The Sunray solution also offers a defense against the more recent method of coercing voters to "do the right thing" by having lawyers and paralegals at the polling places to "guide" the otherwise disenfranchised. Although primarily just a thinly disguised attempt to intimidate election officials into looking the other way on this and related abuses, this is also a way to limit the effect of ballot secrecy while setting aside rules against electioneering in the polling place.

Voter training, using one or more terminals set up specifically for that purpose adjacent to, but not in, each polling place, is part and parcel of the Sunray proposal. Combined with the removal of most registration issues from the polling place, this gives the voter an opportunity to obtain training and run practice voting in a non-coercive environment while enabling electoral officials to enforce privacy in the polling booth.

Issue Three: Errors, Failures, Frauds

There are always errors, human and mechanical failures, and people who try to scam the system.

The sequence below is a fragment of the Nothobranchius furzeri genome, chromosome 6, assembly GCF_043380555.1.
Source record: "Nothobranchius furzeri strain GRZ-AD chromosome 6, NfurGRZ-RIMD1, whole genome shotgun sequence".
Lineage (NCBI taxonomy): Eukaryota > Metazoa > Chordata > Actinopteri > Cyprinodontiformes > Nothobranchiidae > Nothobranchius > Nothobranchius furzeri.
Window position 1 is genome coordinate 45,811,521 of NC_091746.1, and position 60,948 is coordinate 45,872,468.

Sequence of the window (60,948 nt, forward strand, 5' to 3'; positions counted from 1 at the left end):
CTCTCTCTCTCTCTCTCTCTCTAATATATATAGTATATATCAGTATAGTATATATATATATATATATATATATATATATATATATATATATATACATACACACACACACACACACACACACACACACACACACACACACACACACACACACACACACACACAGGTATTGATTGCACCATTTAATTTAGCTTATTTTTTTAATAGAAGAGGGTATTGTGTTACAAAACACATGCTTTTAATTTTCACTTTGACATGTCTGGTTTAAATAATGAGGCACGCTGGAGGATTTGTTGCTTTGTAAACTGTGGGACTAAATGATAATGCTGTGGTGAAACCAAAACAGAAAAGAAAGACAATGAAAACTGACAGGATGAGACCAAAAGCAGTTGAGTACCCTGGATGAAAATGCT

In the case of the Sunray solution, training, finance and physical hardware/network distribution for the polls are bundled issues.

As in any complex system, the likelihood of failures, particularly human and network failures, increases as non-electoral usage decreases. Thus, one of the great weaknesses of the client-server technology now used is that the gear gathers dust between elections -- meaning that the people involved have to re-invent their expertise each time an election is carried out.

If used only during elections, the Sunray system has the big advantage of simplicity in set-up and operation. The electoral officials basically just need to plug them in, lock the ballot boxes onto the printers, load paper and turn everything on -- with the more difficult telecom components provided and tested by people who work with that technology every day and therefore know what they're doing.

The Sunrays, however, don't have to gather dust between elections. The approach, which minimizes public cost while maximizing benefit (and administrative resistance to implementation), is to use them in schools during non-election periods. Doing so would, of course, also provide a large pool of knowledgeable users and technologists while debugging network issues during normal operations.

Either way there is no percentage in stealing the equipment or in trying to scam the system by inserting a few terminals -- the Sunray software will issue an alarm if devices are missing and won't accept an unauthorized device at all. Note, too, that many of the problems affecting client-server -- things like data losses or modification during transfer, virus attacks, boot or other device failure, and so on -- just don't exist in the Sunray environment.